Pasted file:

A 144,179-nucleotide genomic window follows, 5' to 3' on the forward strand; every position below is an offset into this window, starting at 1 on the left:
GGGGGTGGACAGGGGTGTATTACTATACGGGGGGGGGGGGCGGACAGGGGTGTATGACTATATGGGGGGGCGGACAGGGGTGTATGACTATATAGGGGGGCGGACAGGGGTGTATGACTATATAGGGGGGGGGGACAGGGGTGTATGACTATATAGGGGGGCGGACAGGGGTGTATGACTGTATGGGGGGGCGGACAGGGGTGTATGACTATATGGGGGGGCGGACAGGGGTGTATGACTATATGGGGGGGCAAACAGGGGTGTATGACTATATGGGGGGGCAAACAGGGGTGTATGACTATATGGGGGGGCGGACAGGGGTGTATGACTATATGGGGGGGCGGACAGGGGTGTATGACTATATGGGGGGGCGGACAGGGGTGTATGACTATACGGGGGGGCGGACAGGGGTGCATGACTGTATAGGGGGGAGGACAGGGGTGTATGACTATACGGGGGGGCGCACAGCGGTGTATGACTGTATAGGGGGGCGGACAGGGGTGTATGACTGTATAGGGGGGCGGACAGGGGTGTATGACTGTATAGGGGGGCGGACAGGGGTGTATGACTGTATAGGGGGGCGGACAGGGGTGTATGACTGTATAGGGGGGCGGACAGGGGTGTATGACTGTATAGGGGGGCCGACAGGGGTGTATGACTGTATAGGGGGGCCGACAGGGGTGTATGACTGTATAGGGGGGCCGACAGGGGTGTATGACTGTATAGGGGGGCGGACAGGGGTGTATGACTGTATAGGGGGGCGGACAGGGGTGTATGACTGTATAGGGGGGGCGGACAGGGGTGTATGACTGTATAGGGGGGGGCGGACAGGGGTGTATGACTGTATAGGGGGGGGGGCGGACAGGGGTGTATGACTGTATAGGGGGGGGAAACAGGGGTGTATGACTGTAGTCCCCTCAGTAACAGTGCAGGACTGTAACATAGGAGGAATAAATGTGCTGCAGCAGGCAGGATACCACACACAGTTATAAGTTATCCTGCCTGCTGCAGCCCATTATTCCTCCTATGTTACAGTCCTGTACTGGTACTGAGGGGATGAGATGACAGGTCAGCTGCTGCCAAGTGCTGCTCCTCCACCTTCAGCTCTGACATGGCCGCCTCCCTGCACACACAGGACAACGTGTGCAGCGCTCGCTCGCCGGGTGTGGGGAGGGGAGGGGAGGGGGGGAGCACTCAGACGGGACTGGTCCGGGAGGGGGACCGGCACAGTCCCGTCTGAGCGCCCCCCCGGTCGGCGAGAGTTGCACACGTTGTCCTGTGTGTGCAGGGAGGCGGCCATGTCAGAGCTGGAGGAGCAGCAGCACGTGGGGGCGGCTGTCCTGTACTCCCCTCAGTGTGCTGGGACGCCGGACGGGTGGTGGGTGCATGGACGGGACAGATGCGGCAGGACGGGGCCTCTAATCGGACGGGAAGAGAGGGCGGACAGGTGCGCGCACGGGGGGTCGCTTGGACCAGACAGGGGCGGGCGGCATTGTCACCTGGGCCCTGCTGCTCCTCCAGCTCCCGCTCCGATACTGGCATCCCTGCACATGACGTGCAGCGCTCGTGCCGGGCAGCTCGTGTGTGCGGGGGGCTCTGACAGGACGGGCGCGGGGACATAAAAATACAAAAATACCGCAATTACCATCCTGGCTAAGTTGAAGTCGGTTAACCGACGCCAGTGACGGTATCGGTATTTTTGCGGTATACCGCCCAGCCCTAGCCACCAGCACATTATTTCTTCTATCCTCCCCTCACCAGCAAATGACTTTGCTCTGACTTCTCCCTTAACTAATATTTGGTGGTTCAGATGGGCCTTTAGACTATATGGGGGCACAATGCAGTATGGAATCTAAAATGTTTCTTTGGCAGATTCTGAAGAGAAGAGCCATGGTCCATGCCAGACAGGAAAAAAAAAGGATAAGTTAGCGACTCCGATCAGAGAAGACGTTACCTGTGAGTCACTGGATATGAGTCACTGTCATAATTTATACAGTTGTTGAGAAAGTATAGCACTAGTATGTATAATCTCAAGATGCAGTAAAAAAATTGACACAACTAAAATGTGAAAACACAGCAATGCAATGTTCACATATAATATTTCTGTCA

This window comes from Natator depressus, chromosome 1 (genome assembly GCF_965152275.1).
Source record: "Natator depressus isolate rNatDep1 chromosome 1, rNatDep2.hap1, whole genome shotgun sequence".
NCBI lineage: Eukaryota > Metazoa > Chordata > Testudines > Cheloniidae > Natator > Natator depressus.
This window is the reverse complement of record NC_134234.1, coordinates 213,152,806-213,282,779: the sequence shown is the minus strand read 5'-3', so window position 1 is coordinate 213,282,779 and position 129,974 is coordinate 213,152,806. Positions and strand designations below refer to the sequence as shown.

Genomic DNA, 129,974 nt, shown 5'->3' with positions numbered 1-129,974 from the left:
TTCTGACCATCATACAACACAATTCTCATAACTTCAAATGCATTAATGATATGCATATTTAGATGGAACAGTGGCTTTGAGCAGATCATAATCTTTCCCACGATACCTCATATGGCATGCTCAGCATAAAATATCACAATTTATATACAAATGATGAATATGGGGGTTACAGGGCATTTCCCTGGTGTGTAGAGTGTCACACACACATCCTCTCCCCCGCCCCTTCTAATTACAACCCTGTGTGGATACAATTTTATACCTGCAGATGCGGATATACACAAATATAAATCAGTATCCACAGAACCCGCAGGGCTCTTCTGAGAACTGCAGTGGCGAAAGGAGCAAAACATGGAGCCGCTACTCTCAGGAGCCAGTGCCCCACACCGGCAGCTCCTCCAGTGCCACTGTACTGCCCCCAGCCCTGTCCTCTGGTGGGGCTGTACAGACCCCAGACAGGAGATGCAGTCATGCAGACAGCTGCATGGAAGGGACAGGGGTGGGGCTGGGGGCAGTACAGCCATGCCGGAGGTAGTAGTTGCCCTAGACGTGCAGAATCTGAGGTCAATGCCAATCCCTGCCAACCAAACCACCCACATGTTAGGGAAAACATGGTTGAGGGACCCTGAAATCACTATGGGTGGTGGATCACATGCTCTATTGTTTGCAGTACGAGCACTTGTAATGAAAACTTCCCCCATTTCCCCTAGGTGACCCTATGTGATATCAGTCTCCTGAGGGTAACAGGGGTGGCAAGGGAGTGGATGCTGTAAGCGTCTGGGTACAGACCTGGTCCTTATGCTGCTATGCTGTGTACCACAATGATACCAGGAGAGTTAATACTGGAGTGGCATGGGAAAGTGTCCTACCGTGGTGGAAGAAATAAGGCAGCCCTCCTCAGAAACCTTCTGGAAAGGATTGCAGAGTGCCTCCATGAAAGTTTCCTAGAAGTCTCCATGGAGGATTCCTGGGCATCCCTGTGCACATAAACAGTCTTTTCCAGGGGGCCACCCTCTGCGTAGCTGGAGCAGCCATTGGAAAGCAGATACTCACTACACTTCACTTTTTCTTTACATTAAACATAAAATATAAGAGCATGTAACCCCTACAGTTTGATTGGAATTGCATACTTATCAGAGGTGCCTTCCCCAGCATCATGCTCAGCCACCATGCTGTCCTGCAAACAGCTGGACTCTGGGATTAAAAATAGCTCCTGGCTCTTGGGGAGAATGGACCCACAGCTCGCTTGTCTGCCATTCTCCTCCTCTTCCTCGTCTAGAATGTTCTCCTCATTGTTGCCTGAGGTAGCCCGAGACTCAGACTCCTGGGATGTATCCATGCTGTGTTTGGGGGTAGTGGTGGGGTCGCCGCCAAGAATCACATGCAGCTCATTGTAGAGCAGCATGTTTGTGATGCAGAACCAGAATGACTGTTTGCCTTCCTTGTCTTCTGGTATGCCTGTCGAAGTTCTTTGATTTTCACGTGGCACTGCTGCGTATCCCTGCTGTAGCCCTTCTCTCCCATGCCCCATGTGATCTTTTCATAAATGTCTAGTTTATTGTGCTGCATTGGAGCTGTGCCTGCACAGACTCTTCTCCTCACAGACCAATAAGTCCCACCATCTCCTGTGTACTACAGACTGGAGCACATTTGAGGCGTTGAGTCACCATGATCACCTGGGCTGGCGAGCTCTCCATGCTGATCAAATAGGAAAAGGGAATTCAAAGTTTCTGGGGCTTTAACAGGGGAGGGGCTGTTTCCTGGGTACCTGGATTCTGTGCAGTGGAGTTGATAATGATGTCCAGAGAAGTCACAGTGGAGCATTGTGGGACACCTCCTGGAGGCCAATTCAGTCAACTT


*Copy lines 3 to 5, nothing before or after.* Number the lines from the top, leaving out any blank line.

This window comes from Natator depressus, chromosome 1 (genome assembly GCF_965152275.1).
Source record: "Natator depressus isolate rNatDep1 chromosome 1, rNatDep2.hap1, whole genome shotgun sequence".
NCBI lineage: Eukaryota > Metazoa > Chordata > Testudines > Cheloniidae > Natator > Natator depressus.